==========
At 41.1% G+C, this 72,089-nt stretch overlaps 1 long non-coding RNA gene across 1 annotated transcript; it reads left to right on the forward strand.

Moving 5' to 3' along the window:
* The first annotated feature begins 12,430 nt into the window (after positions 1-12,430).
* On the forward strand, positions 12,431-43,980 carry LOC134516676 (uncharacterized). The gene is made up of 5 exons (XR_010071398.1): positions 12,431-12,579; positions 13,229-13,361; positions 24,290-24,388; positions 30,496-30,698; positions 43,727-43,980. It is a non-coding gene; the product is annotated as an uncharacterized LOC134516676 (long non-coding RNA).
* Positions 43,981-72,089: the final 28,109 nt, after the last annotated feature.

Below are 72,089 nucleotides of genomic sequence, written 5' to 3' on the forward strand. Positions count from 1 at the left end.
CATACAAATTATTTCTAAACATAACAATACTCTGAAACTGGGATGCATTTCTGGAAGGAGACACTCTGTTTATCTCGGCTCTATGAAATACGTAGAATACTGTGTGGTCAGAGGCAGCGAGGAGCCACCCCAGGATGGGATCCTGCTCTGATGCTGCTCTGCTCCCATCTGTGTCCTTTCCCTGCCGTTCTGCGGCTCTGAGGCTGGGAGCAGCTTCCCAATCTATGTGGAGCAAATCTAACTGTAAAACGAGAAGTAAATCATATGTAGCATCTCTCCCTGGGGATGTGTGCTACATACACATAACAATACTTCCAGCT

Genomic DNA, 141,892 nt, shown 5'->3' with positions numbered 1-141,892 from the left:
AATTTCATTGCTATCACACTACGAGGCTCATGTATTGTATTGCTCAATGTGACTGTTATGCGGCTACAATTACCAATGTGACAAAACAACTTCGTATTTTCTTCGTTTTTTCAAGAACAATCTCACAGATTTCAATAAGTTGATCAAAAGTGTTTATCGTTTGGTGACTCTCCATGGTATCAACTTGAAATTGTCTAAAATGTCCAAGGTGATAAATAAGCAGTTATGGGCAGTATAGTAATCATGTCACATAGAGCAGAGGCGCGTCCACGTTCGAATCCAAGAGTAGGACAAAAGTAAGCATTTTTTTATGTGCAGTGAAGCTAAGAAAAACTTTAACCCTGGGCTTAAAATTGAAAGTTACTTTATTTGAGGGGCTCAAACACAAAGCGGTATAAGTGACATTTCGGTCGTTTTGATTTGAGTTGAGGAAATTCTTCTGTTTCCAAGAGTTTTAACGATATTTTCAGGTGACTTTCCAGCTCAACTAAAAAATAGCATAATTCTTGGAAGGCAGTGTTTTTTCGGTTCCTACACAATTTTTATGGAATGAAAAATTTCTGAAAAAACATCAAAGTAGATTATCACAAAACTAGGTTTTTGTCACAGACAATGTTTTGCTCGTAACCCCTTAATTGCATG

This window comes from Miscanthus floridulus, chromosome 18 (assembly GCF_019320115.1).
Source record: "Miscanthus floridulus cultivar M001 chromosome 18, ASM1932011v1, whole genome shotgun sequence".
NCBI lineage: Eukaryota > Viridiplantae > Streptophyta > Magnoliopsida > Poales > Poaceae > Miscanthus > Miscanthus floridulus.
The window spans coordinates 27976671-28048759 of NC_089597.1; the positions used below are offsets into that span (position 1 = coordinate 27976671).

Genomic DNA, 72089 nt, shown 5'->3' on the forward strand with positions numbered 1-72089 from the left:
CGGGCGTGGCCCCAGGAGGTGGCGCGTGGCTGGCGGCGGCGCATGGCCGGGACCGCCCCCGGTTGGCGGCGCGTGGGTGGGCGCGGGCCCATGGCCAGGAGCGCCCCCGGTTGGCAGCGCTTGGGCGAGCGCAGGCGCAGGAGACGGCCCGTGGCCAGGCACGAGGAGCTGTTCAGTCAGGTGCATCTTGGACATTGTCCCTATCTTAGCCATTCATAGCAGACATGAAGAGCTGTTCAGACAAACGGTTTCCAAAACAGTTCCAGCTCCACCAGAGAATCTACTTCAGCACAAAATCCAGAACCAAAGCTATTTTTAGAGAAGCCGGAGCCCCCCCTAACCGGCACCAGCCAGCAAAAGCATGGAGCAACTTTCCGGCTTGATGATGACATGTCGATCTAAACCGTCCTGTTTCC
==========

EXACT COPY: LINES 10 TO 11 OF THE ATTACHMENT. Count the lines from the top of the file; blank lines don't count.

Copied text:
This window comes from Miscanthus floridulus, chromosome 18 (assembly GCF_019320115.1).
Source record: "Miscanthus floridulus cultivar M001 chromosome 18, ASM1932011v1, whole genome shotgun sequence".